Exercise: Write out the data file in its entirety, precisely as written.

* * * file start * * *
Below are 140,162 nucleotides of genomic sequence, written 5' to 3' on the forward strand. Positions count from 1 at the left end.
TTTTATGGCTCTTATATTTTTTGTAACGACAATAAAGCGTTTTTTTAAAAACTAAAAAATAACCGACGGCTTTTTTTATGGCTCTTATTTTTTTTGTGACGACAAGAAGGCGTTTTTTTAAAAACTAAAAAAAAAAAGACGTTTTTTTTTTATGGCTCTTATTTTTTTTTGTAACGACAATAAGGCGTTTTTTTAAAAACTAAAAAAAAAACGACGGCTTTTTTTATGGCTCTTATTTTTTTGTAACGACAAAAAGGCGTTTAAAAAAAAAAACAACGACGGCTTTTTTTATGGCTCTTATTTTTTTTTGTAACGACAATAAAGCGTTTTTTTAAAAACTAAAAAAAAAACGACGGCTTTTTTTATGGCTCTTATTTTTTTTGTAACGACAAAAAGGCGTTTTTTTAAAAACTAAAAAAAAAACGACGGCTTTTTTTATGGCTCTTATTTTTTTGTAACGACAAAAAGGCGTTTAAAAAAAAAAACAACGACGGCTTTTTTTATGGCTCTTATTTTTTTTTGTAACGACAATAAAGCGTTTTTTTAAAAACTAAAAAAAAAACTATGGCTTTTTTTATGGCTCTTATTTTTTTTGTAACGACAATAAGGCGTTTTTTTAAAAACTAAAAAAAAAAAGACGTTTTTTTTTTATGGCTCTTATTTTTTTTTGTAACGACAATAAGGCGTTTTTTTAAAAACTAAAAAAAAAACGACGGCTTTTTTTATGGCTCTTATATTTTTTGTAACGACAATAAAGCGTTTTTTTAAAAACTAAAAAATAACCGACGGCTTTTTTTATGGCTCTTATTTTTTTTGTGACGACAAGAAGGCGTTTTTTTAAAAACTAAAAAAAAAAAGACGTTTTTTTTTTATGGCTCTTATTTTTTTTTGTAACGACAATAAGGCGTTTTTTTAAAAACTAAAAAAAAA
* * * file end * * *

Below are 140,162 nucleotides of genomic sequence, written 5' to 3' on the forward strand. Positions count from 1 at the left end.
TTTTATGGCTCTTATATTTTTTGTAACGACAATAAAGCGTTTTTTTAAAAACTAAAAAATAACCGACGGCTTTTTTTATGGCTCTTATTTTTTTTGTGACGACAAGAAGGCGTTTTTTTAAAAACTAAAAAAAAAAAGACGTTTTTTTTTTATGGCTCTTATTTTTTTTTGTAACGACAATAAGGCGTTTTTTTAAAAACTAAAAAAAAAACGACGGCTTTTTTTATGGCTCTTATTTTTTTGTAACGACAAAAAGGCGTTTAAAAAAAAAAACAACGACGGCTTTTTTTATGGCTCTTATTTTTTTTTGTAACGACAATAAAGCGTTTTTTTAAAAACTAAAAAAAAAACGACGGCTTTTTTTATGGCTCTTATTTTTTTTGTAACGACAAAAAGGCGTTTTTTTAAAAACTAAAAAAAAAACGACGGCTTTTTTTATGGCTCTTATTTTTTTGTAACGACAAAAAGGCGTTTAAAAAAAAAAACAACGACGGCTTTTTTTATGGCTCTTATTTTTTTTTGTAACGACAATAAAGCGTTTTTTTAAAAACTAAAAAAAAAACTATGGCTTTTTTTATGGCTCTTATTTTTTTTGTAACGACAATAAGGCGTTTTTTTAAAAACTAAAAAAAAAAAGACGTTTTTTTTTTATGGCTCTTATTTTTTTTTGTAACGACAATAAGGCGTTTTTTTAAAAACTAAAAAAAAAACGACGGCTTTTTTTATGGCTCTTATATTTTTTGTAACGACAATAAAGCGTTTTTTTAAAAACTAAAAAATAACCGACGGCTTTTTTTATGGCTCTTATTTTTTTTGTGACGACAAGAAGGCGTTTTTTTAAAAACTAAAAAAAAAAAGACGTTTTTTTTTTATGGCTCTTATTTTTTTTTGTAACGACAATAAGGCGTTTTTTTAAAAACTAAAAAAAAA